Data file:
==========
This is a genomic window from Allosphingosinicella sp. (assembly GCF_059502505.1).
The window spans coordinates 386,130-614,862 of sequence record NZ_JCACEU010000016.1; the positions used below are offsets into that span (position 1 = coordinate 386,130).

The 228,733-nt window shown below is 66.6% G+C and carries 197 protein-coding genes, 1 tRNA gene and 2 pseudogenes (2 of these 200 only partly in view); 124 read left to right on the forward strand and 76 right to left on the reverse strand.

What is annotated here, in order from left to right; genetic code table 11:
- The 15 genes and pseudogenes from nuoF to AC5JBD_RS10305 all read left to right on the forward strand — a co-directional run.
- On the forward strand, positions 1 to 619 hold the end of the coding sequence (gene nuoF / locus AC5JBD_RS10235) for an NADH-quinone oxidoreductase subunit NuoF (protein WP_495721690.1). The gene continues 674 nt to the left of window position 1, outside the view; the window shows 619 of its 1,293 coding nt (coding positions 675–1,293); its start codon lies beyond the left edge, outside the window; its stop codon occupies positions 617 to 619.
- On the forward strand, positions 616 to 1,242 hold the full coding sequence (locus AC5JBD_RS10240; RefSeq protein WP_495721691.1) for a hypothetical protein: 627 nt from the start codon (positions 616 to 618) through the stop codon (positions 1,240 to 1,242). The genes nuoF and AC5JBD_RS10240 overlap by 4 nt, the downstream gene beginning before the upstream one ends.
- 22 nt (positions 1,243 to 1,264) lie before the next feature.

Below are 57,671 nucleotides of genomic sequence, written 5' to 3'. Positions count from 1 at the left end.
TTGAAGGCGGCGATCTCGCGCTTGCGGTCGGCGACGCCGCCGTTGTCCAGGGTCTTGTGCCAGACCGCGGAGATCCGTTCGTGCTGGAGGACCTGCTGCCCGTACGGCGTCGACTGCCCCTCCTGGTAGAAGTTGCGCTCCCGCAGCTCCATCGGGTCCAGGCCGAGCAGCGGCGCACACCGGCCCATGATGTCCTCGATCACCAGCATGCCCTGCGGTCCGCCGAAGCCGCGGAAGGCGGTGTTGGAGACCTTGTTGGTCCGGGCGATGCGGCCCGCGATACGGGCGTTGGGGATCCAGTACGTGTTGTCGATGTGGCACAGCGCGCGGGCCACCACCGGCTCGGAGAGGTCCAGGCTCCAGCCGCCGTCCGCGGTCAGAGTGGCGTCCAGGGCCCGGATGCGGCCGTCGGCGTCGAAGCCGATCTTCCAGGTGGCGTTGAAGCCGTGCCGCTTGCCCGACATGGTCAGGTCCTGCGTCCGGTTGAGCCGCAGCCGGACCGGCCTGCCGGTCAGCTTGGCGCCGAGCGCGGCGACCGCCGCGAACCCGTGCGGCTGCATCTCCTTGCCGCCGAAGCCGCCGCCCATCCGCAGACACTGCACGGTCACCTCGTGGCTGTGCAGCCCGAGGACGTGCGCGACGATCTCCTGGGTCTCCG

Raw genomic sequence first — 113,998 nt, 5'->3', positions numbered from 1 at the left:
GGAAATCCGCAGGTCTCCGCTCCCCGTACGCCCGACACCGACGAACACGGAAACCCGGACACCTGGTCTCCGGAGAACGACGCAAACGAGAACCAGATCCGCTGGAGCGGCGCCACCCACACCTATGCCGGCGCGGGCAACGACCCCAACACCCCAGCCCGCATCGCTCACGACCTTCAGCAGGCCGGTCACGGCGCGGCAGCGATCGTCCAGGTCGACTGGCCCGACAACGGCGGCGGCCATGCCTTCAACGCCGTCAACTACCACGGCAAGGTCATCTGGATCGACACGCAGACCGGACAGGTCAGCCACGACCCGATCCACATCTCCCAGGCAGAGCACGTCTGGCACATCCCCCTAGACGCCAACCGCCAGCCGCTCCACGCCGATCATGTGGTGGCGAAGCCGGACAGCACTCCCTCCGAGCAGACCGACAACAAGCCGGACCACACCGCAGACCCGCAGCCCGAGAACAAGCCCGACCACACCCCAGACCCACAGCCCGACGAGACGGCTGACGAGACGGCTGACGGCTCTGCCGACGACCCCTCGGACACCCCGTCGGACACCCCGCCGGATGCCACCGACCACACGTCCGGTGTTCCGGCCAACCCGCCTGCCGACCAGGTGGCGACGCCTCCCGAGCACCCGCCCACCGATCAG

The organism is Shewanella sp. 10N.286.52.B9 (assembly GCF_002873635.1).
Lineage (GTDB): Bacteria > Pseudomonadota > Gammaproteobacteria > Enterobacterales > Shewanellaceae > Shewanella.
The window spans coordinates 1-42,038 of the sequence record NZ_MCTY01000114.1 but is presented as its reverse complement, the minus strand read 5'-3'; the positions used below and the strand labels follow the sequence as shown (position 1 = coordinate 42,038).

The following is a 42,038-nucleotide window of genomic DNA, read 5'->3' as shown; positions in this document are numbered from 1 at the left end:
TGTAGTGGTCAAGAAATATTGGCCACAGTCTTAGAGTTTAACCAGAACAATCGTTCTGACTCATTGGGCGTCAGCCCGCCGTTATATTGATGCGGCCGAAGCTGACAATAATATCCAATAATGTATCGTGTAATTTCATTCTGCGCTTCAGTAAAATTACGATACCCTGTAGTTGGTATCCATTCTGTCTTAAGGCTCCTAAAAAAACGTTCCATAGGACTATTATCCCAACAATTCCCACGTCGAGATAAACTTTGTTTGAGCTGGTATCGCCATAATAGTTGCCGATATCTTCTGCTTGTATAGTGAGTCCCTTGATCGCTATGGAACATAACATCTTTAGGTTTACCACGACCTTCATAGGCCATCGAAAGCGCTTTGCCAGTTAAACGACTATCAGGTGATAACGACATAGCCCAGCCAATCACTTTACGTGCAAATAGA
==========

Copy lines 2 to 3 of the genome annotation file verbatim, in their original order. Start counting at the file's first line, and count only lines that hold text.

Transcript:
The window spans coordinates 386,130-614,862 of sequence record NZ_JCACEU010000016.1; the positions used below are offsets into that span (position 1 = coordinate 386,130).

The 228,733-nt window shown below is 66.6% G+C and carries 197 protein-coding genes, 1 tRNA gene and 2 pseudogenes (2 of these 200 only partly in view); 124 read left to right on the forward strand and 76 right to left on the reverse strand.